Chicken, Cows and the Constitution

Chick-fil-A brand ad image

Chick-fil-A brand ad image

This post is part of a 2012 monthly series of posts on the topic of the U.S Constitution.

Want another example of how U.S. Constitution-related issues surface in our everyday lives?

This week, Dan Cathy, President and COO of one of America’s most famous fast-food chains, Chick-fil-A, made comments in the press that have been interpreted by some as against same-sex marriage, raising a controversy among gay rights activists and politicians.

In response to Cathy’s comments, three big-city mayors, Thomas Menino (Boston), Rahm Emanuel (Chicago) and Edwin Lee (San Francisco), publicly stated that they disagreed with Cathy and would discourage the presence of Chick-Fil-A establishments in their cities.  For example, Emanuel stated, “Chick-fil-A values are not Chicago values,” and Lee tweeted, “Closest #ChickFilA to San Francisco is 40 miles away & I strongly recommend that they try not to come any closer.”

So, how does this controversy relate to the U.S. Constitution?  Well, the controversy has raised questions related to our rights to freedom of religion and speech — both of which are rights guaranteed by the First Amendment of the Constitution.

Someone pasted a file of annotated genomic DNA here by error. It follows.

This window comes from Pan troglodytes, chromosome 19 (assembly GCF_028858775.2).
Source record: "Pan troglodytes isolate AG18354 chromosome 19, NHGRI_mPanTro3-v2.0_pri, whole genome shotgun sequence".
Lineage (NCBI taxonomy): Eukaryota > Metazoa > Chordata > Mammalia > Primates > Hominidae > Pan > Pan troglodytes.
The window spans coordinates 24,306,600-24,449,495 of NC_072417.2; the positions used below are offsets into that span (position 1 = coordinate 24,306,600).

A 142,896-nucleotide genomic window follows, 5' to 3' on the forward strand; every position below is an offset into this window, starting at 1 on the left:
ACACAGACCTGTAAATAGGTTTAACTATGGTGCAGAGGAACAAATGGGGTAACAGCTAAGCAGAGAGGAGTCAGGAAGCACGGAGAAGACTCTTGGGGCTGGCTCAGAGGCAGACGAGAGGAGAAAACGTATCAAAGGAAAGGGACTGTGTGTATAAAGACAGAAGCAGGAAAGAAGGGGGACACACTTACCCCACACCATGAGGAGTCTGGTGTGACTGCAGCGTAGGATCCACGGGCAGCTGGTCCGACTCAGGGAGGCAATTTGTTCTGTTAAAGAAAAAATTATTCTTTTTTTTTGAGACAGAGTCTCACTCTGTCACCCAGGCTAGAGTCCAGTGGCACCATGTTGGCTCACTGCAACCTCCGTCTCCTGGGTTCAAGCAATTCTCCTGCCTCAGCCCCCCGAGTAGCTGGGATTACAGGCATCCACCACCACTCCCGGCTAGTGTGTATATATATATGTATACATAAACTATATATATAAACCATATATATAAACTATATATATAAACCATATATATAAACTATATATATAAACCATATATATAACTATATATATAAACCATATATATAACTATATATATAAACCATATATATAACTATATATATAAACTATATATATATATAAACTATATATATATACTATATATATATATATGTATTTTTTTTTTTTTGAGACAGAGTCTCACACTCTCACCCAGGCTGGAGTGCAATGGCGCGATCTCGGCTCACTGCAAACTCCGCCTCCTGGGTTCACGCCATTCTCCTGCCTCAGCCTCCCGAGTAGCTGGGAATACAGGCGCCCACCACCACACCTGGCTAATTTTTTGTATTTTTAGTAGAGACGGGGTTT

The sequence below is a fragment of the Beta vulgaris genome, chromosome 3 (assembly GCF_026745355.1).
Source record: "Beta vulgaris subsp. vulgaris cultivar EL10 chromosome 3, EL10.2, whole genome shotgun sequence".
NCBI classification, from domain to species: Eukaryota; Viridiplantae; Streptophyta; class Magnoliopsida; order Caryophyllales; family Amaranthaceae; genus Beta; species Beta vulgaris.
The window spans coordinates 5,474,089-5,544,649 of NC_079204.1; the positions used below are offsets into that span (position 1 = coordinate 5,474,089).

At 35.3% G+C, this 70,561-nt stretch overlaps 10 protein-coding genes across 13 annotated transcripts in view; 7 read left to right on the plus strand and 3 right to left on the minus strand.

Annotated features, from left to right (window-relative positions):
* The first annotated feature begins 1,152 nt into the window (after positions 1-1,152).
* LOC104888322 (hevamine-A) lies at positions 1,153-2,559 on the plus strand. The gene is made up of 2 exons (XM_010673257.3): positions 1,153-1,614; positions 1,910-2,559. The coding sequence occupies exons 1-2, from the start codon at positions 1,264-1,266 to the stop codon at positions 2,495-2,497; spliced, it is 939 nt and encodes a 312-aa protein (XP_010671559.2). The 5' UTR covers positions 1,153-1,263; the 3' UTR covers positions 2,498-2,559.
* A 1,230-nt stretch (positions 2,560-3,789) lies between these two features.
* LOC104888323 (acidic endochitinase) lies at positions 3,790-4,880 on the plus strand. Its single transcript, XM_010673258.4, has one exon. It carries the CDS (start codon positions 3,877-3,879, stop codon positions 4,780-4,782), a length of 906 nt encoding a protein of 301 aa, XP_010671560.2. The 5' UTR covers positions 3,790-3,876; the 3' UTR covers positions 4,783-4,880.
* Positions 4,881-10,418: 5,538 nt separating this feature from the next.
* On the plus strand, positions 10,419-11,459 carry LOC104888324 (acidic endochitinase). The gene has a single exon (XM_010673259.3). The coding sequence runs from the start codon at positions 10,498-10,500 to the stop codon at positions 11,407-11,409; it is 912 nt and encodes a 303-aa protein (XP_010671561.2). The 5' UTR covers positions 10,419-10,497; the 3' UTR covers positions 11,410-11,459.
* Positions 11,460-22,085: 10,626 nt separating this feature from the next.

Specifically, Amendment I “prohibits the making of any law respecting an establishment of religion, impeding the free exercise of religion, abridging the freedom of speech, infringing on the freedom of the press, interfering with the right to peacefully assemble or prohibiting the petitioning for a governmental redress of grievances.”

New York City Mayor Michael Bloomberg has publicly disagreed with Menino, Emmanuel and Lee by stating, “trampling on the freedom to marry whoever you want is the same as trampling on your freedom to open a store.”

What do you think?  Do you agree that a COO of a privately-held company like Dan Cathy has a Constitutionally protected right to state his beliefs about gay marriage?  And, do you think that city mayors, like Menino, Emanuel and Lee should have the power to prevent a restaurant like Chick-fil-A from opening in their cities based on the religious-based statements made by that restaurant’s COO?

On a lighter note, I have a question for all of you marketers out there:  what do you think of Chick-fil-A’s 17-year-running renegade Cows brand advertising campaign?

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